One of the companies that were early in providing a platform for developers to build and launch their DAPP’s was Ethereum. Ethereum is one of many companies but quickly became, and still is, a leader in the industry. Ethereum provides a blockchain-based platform with virtually unlimited opportunities to develop different types of decentralized applications.

Ethereum and a number of other companies are currently working to solve the problems that currently prevent blockchain from being exploited to its full potential.

Third-generation blockchain

What comes next is hard to predict. However, there are a number of potential solutions to the various problems facing blockchain technology, but no concrete solutions regarding energy consumption or scalability have yet emerged in the market. It should be mentioned here that blockchain is used extensively already today. This is usually done through smaller chains where energy consumption and scalability do not have as much impact. However, there are also several major projects such as IBM Food Trust, which is a service where users can track food products’ production and supply chain. By using an open blockchain for production and delivery, transparency is provided to consumers that have not previously been possible. In addition, the service has contributed to a reduction in food waste and to a better way of predicting consumption patterns.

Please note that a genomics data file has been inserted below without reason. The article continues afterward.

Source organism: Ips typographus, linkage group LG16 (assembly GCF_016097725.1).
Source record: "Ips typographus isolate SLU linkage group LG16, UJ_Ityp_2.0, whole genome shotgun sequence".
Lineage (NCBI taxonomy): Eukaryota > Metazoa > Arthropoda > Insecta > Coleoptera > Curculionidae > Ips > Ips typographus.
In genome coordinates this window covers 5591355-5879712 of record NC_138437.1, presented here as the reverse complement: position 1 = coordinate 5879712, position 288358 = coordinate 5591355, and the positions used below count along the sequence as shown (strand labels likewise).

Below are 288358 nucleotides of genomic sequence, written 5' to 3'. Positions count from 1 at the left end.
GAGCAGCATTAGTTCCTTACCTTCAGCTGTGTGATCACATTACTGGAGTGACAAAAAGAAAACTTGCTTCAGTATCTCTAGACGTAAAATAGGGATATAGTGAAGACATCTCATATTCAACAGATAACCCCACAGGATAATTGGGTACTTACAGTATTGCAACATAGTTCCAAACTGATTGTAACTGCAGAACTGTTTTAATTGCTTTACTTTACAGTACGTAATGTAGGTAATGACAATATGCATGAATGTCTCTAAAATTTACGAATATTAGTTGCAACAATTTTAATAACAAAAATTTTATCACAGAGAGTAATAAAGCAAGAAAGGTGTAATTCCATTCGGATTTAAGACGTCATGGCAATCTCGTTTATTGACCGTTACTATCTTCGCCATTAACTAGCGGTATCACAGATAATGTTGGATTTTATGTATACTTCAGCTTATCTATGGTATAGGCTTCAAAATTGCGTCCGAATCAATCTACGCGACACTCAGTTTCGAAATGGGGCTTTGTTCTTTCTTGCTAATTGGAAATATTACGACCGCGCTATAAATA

In future posts, we will look more closely at the positive aspects as well as the problems briefly described above, and also the possible solutions that companies active in this area are working on. Of course, we will also discuss the legal questions that technology brings.